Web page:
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Re: Married priests will always be an exception [Re: DMD] #345715 03/23/10 12:19 PM
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Pavloosh Offline
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Outstanding married priests with delighful families presently serve the Ukrainian Greek Catholic parishes in Wilkes-Barre, Edwardsville, Hanover and Plymouth PA.
Also, St. Vladimir Ukrainian Greek Catholic Church in Scranton PA had an absolutely wonderful married priest with a loveable wife and six good children from 1952 to 1979 when he retired. The rectory was truly the parishioners' home too as everyone was welcome to visit.

Last edited by Pavloosh; 03/23/10 12:24 PM.
Re: Can East and West Coexist With Married Priests? [Re: DTBrown] #345991 03/28/10 12:10 PM
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Mateusz Offline
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This is a very complex issue. In my personal opinion. Celibacy is a gift, it is a vocation, however not all are called, and it is not sacramentally required for the priesthood. The Latin Rite however only ordains those who they have discerned to have this calling. The problem has been many in the seminary who believed they had this calling, ended up later changing their minds, or continued in the priesthood trying to suppress their true feelings. I do believe it is easier to be a priest as a celibate. One trend i am noticing however, that in relationship to the Catholic Church, if you break the rules, and want back in, the Church will make you a concession. In example, married episcopal, and lutheran priests, pastors who ask for ordination, are allowed to be married. In other words. There has to be some kind of consistency in the Church. For those born into the Latin Church and want to be a priest, they are required to take the vow of celibacy, but if a married anglican priest wants to be a catholic priest he is allowed? Something wrong with that.

Re: Can East and West Coexist With Married Priests? [Re: Mateusz] #346018 03/29/10 02:50 AM
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I write this as a cradle Latin-rite Catholic who worships at an Anglican Use parish with two married priests of orthodox Catholic Faith and as a man who once considered a vocation to the sacred priesthood but who now believes God wants him to be a good Catholic husband and father, among other things, instead.

The priesthood, in addition to celibacy, is also a gift...not an entitlement. Therefore it is not a matter of strict fairness but of charity to allow married former Protestants to become priests. Instead, the fact that the Church permits exceptions to the rule is evidence of her great desire to see all Christ's faithful united in one flock. The theory behind allowing these ordinations, as far as the Anglicans are concerned, to proceed is to make it easier for congregations of former Anglicans to come into unity with the Catholic church, since the priest they had as Anglicans would be the same one they have as Catholics. In reality, nowadays many, if not most, former Anglican priests are becoming Catholics w/o their congregations, and vice versa.

It is just like the case of the good thief: in the Gospels Jesus tells Nicodemus that unless a person is born again of water and spirit one cannot enter the kingdom of God, but in the case of the repentant thief, Jesus tells him that "this very day you [the thief] will be with me [Jesus] in paradise". Protestants object that this is evidence that birth of "water and spirit" cannot be baptism, and that baptism cannot be necessary for salvation since Jesus didn't require the thief to be baptized, but Catholics say that this is evidence of God's charity in a special instance (a condemned criminal expressing remorse). And this concerns doctrinal affairs (i.e., baptism) by divine command, not disciplinary ones set by the Church. So, what I am coming at is this: if Jesus can set aside divine law in a certain instance, cannot the Church set aside disciplinary measures (to be sure, based on the eunuch statement in the Gospels as well as St. Paul's preference that all would be like him) in certain instances?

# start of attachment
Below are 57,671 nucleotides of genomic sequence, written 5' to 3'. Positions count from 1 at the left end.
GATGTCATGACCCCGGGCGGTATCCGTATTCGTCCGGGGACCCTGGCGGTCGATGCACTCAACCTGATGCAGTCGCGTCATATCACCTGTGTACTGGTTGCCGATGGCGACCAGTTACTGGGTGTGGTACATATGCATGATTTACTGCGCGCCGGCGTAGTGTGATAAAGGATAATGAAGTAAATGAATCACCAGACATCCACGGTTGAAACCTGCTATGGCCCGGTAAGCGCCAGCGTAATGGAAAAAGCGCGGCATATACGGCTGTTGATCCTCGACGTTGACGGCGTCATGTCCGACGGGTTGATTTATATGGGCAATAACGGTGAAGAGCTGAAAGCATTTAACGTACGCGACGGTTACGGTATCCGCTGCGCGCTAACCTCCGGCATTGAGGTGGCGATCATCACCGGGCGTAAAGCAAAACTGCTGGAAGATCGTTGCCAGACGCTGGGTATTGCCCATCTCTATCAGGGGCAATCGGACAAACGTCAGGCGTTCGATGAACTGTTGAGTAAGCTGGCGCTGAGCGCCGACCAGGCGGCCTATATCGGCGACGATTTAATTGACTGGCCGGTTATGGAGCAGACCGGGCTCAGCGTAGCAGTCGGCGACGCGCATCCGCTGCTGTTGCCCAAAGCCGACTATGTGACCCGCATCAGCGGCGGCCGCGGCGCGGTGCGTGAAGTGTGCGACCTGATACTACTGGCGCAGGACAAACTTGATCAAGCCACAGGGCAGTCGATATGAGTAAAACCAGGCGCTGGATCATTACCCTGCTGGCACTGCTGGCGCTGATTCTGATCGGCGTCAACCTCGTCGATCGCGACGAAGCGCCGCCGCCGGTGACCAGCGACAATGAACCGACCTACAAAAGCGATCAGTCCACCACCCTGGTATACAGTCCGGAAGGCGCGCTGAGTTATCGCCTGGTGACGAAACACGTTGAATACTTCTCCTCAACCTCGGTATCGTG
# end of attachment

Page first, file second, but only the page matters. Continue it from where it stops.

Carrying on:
We should also consider that it is not really possible to do much with a divinity degree outside the church anyway, so I am speculating (this is pure speculation on my part, grounded in no facts at all, but a reasonable one, I humbly submit) that the Church is permitting this to occur so as to ensure that these former Anglican priests have some livelihood from which to make a living, which then would be another example of the Church's pastoral concern for her children.

Finally, as far as "breaking the rules", and then being allowed to "come back in", we must remember that before entering the Catholic Church they were never bound by our rules. We should also remember the Church recognizes that other Christian communities have the right to govern according to their own rules, and that once again, celibacy is not a doctrinal matter but a disciplinary one, so therefore it follows that if another Christian group permits married priests, then there is no violation of divine law by that fact alone, absent other factors (women's ordinations).

Many years,

Paul R. Viola

(My sincere apologies for the lengthy post.)





Re: Can East and West Coexist With Married Priests? [Re: seraphim09] #370796 10/22/11 07:38 PM
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DTBrown Offline OP
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Just an update:

Since I wrote the article referred to in the first post in this thread I have greatly expanded it and have noted new developments.

I have reposted the article with the updates and thought it might be of interest to some Forum members.

The updated article can be read here:

http://orthocath.wordpress.com/2011/10/22/repost-can-east-west-coexist-with-married-priests-2/


Re: Can East and West Coexist With Married Priests? [Re: DTBrown] #370798 10/22/11 09:13 PM
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Thing is, Dave, there is no ban. The fact that not one but many Eastern Catholic jurisdictions have ordained married men in North America, Australia and Western Europe, and the Congregation for the Clergy has done nothing to stop the practice--neither sanctioning the ordaining bishop nor disciplining the priests in question--indicates that the ban is a dead letter, except when Eastern Catholic bishops choose to hide behind it for their own reasons. The tendency to elevate the Ruthenian Byzantine Catholic Church as representative of ALL Eastern Catholic jurisdictions is misleading. They may have been the largest, back in the day, but that day is long gone, and rather than being the leading jurisdiction, they are now a lagging indicator. It seems rather silly, in light of the ordination of married men by the Ukrainians, Melkites and Romanians, to say that the Ruthenian Church is the norm.